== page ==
Developers and designers already know the benefits of Gecko…whats to be done is increase awareness that People Have a Choice and thats our responsiblilty….place a line below ur email signature….(i use mozilla ) atleast thats what we all can do the next time we forward our mails.
    thanks.

    0
  167. 263

    I want that part of my life back!
    Also i do use IE6 its all good for porno websites!

    0
  168. 264

    Every on that uses IE6 Company’s and alike
    Maybe they have it for Active X Programs that use IE6 and such fine then they need it but just

    install chrome frame

    That way web sites can stop developing for it put 1 line of code and force it to use Chrome Frame so the web can evolve properly and then the applications or such that use it can still show new and old site without a problem

    Google has something to do with most web systems whether its just analytical or Google Apps, so why not use Chrome Frame in all IE and make the web a better place

    0
  169. 265

    This is is hilarious :D
    But in all honesty, people need to fuckin’ move on. It’s been almost 10 years. It’s time we all stopped supporting IE6 and let the stragglers suffer.

    0
  170. 266
  171. 267

    this is som ov my cooding that i hav dun. it tok mee abot 3 months to do

    #mainleft {
    width:33%;
    float:left;
    background:#fff;
    padding-bottom:10px;
    }

    #maincenter {
    width:34%;
    float:left;
    background:green;
    padding-bottom:10px;
    }
    #mainright {
    width:33%;
    float:left;
    background:#fff;
    padding-bottom:10px;
    }

    line of text

    line of text

    line of text

    line of text

    line of text

    line of text

    line of text

    line of text

    line of text

    line of text

    line of text

    line of text

    line of text

    line of text

    line of text

    line of text

    line of text

    line of text

    0
  172. 268

    Nicely done, but may i ask why you have so many “Lines of text”

    0
  173. 270

    Really nice comic, love it.

    0
  174. 271

    i am superman

    0
  175. 272

    i’d like just to point out that by the ’90 STANDARD ALREADY EXISTED, it was just ie that simply decided not to supported them
    aaan you perhaps forgot to mention that ie gained 95% of popularity because it was bundled with the OS

    next time please get better documentation

    0
  176. 273

    Nice comic, could have done without the political comment however.

    0
  177. 274

    sandeep parkhande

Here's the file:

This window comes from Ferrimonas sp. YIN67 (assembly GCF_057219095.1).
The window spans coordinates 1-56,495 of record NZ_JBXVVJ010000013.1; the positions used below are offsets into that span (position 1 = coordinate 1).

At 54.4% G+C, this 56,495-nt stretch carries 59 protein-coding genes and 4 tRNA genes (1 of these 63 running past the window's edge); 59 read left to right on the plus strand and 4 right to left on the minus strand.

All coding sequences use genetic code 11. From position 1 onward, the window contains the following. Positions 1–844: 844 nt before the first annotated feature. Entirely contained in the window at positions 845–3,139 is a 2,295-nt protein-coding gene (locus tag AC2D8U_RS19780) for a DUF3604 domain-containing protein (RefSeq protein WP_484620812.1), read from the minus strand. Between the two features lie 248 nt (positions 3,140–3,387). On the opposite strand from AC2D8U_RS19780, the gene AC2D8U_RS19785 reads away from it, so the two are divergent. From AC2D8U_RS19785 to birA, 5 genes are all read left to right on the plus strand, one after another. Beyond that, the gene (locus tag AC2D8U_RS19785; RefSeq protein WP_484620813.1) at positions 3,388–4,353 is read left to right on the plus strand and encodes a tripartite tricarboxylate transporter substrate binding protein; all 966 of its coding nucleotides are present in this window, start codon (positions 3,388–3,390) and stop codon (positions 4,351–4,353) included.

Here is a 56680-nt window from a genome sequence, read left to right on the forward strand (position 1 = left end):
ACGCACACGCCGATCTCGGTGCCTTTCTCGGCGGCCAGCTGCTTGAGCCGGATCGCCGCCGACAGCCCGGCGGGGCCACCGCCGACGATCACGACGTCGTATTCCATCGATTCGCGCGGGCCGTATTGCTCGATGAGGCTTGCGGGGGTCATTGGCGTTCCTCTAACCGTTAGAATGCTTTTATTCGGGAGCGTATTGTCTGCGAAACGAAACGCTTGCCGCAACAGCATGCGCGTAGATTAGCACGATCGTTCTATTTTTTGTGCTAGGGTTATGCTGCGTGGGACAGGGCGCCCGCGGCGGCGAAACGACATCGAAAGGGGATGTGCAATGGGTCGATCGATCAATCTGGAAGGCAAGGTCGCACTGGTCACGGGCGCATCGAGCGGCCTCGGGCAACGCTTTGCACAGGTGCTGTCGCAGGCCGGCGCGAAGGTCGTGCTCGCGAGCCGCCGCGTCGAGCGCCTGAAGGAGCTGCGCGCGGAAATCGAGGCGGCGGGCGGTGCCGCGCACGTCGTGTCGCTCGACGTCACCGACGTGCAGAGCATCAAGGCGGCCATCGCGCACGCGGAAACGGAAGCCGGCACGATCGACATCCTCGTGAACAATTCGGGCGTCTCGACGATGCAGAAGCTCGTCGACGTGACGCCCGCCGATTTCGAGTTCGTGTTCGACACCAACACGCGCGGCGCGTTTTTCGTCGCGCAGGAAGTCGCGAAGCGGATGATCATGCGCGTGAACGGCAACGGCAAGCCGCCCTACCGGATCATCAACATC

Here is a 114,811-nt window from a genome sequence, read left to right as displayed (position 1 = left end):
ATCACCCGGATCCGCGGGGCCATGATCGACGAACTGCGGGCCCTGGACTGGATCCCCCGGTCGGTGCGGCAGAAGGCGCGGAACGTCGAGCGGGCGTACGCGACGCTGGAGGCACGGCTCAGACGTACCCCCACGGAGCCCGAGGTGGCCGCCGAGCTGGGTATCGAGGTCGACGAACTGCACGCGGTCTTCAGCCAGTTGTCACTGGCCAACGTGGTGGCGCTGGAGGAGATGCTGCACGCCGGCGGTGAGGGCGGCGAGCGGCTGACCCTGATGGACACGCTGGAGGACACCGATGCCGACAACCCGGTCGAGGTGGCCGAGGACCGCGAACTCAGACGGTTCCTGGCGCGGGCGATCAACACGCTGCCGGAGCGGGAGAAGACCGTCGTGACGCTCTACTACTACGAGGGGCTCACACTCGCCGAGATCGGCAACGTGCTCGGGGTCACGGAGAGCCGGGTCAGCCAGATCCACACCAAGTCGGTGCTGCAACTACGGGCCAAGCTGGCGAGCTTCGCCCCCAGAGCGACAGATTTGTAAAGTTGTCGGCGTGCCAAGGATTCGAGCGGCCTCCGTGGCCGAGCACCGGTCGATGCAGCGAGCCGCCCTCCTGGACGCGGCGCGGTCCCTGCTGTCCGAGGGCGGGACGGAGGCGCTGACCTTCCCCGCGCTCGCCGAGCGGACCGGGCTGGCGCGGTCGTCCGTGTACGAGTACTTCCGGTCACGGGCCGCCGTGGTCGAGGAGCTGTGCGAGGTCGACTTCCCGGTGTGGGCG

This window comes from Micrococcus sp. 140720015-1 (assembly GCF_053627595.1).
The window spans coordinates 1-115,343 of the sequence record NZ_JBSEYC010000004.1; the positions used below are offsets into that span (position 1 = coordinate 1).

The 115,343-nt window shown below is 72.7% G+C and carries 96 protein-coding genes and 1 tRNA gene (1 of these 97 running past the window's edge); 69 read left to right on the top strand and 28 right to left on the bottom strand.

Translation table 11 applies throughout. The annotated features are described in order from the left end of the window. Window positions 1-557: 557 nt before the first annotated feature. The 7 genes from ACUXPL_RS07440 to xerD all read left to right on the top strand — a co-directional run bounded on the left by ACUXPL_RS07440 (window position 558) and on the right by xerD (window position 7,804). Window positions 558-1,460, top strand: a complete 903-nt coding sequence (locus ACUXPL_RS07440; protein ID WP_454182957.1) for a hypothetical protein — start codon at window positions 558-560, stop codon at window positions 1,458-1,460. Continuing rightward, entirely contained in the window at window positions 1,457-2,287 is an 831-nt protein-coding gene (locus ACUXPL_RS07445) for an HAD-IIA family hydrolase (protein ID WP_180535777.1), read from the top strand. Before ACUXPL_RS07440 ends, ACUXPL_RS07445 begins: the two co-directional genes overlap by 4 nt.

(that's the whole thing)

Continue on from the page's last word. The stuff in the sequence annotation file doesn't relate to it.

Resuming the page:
February 17, 2010 8:49 pm

    The main problem for the developers is they need to do some extra efforts to support their

    websites for ie6. The simple solution for the problem is –
    “Charge extra for the ie6 support”

    If the client is ready to pay for it then the developers should be more than happy as they

    are earning extra money. And the same time update the client about modern browsers and there

    features. If the client decides not to support ie6 the developers will double happy.

    Everyone should follow this tactics.

    cheers!

    0
  178. 275

    sandeep parkhande

    February 17, 2010 8:50 pm

    The main problem for the developers is they need to do some extra efforts to support their

    websites for ie6. The simple solution for the problem is –
    “Charge extra for the ie6 support”

    If the client is ready to pay for it then the developers should be more than happy as they

    are earning extra money. And the same time update the client about modern browsers and there

    features. If the client decides not to support ie6 the developers will double happy.

    Everyone should follow this tactics.

    0
  179. 276

    Oh yeah.. one of the reasons that i couldn’t upgrade is my computer is really slow! once I have tried to upgrade it I noticed that I cannot work on my PC as usual ,so I installed IE6 again!

    0
  180. 277

    AWWWRIGHTTTTTTTTTTTTTTTT GO MEEEEEEEEEEEEEEEEEE MY 21st BDAY

    Everyone come on WoW Frostmourne Gamename: Zxane
    Level 80 Paladin

    0
  181. 278

    Hey guies how are you I hav bean working on some coding latly and i thort you could reed it and giv me some ad vicee abot it. it tok me lick 2hrs to make

    my first web page

    THis is mi phirst web page i hop u lick it

    0
  182. 279

    This is a bit of mi coding. I hav bean coding for abot 1yr now and my dad has bean helping mi. this bit of coding tok me lick 2hrs to doo. I hop u all lick it and enjoi it. if u want i wil let you use some. but its really god so dont copy it all. hop you enjoi it and lick show it to al ur frends :)

    this is mi phirst web page

    this is a really col web page mi dad helped me doo.

    0
  183. 280

    Dean "Zxane" Skinner

    February 23, 2010 5:39 pm

    Jackk mann you coming to dalaran tavern to hang with my brosss for my 21st bdayy
    AWWWYEAHHH GO MEEE

    0
    • 281

      na broo i cant. my mum said i cant go to the compoter becus i was caught talking to this hot night elf chikc and my mum dosnt like me to talk to alience pipple

      0
  184. 282

    Dean "Zxane" Skinner

    February 23, 2010 5:42 pm

    why not now only 1 dude is cominggg

    you uber pwnage newbz0r

    0
    • 283

      ohh i c how it is. you think ur so cool with your nax weps and stuff but you cant even down lich king without like wiping and i dont even pop trinkets like ever
      WERE NOT FRENDS ANY MAW

      0
  185. 284

    Dean "Zxane" Skinner

    February 23, 2010 5:45 pm

    OMFG you just got me banned for swearing on WOW

    IM SO UBER angry!

    0
  186. 285

    I think IE6 is faster then IE7 even IE8

    0
  187. 286

    Dean "Zxane" Skinner

    February 24, 2010 6:44 pm

    yo forum gurus

    0
  188. 287

    IE6 is a pain in the rear. it gives me a headache when i am designing pages.

    0
  189. 288

    what should we do with our time without optimizing for the ie6? xD

    0
  190. 289

    Nice comic.
    It reminded me of the style of Scott McCloud.